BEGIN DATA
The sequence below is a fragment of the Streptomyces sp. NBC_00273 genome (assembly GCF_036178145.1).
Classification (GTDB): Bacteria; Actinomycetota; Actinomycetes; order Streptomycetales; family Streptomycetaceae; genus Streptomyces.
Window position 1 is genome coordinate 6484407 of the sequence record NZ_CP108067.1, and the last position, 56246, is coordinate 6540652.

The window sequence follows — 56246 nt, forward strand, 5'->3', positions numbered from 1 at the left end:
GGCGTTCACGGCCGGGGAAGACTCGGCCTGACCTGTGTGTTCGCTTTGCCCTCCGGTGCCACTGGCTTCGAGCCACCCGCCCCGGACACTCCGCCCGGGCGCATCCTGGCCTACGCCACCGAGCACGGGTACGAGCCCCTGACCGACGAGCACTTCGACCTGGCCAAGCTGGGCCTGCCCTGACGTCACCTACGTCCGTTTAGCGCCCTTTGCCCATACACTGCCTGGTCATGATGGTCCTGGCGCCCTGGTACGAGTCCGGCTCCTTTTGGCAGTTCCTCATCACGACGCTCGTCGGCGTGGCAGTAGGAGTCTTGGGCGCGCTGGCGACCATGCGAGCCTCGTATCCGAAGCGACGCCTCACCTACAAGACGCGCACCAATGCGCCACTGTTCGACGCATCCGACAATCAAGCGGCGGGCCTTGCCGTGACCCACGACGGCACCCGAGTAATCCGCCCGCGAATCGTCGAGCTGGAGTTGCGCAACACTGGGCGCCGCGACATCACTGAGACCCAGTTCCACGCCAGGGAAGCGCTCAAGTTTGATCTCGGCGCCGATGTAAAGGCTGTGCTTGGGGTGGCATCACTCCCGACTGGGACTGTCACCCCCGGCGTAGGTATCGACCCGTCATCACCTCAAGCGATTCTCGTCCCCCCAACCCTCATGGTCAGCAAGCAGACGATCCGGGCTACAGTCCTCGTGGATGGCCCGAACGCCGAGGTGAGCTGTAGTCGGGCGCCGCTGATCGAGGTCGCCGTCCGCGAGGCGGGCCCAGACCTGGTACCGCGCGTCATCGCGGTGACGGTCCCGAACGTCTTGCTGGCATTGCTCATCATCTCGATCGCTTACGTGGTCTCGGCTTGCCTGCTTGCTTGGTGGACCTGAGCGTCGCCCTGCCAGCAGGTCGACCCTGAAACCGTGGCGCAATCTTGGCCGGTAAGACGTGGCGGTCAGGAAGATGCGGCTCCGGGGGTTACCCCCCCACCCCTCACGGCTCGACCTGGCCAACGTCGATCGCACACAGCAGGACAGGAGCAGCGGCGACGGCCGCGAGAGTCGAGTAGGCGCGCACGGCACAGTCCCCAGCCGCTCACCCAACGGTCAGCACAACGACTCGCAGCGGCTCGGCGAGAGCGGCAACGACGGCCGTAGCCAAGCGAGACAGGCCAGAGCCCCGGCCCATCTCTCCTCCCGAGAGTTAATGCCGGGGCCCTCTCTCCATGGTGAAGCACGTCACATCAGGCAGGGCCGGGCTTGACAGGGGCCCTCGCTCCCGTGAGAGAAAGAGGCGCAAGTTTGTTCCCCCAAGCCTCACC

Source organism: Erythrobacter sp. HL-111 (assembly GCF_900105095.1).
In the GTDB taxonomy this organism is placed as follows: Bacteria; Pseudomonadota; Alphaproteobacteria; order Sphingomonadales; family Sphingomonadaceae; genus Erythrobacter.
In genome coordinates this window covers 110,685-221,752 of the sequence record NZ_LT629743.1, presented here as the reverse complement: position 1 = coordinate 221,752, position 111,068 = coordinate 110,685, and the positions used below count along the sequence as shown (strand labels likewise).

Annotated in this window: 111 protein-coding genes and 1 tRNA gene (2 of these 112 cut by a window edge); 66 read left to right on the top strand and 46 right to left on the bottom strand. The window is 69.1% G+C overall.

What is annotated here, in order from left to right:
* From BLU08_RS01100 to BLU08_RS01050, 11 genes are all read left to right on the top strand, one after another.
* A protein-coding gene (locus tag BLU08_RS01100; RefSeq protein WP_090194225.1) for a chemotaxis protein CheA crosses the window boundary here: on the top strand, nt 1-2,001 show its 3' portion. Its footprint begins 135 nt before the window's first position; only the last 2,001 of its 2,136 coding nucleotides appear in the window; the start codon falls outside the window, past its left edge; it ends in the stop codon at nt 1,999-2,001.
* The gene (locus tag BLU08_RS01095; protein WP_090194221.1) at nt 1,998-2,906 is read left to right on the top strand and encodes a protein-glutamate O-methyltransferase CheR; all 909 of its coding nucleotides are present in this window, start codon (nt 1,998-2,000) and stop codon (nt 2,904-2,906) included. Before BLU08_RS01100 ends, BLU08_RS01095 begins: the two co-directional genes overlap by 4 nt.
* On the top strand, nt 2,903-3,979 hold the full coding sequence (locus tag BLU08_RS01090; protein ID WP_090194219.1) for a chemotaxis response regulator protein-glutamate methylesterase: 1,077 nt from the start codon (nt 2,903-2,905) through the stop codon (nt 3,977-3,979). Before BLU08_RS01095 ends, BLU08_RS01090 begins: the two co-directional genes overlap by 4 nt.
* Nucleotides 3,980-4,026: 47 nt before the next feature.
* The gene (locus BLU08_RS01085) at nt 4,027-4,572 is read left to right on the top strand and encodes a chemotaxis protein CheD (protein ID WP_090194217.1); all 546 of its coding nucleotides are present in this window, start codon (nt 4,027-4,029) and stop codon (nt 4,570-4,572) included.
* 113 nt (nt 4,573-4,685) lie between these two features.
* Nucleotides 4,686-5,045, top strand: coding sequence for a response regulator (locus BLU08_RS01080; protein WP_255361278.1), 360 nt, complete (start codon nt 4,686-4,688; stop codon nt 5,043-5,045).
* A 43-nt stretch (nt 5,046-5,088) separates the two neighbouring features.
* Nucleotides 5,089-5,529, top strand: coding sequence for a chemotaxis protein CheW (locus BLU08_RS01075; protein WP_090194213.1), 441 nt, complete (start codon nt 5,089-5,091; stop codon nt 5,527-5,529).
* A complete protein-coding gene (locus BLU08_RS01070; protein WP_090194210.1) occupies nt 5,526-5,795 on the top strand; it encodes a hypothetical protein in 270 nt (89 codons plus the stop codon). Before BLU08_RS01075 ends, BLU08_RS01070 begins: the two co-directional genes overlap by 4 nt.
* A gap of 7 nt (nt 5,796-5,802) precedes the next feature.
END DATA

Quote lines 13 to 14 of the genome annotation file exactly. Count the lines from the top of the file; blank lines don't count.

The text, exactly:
* The gene (locus tag BLU08_RS01095; protein WP_090194221.1) at nt 1,998-2,906 is read left to right on the top strand and encodes a protein-glutamate O-methyltransferase CheR; all 909 of its coding nucleotides are present in this window, start codon (nt 1,998-2,000) and stop codon (nt 2,904-2,906) included. Before BLU08_RS01100 ends, BLU08_RS01095 begins: the two co-directional genes overlap by 4 nt.
* On the top strand, nt 2,903-3,979 hold the full coding sequence (locus tag BLU08_RS01090; protein ID WP_090194219.1) for a chemotaxis response regulator protein-glutamate methylesterase: 1,077 nt from the start codon (nt 2,903-2,905) through the stop codon (nt 3,977-3,979). Before BLU08_RS01095 ends, BLU08_RS01090 begins: the two co-directional genes overlap by 4 nt.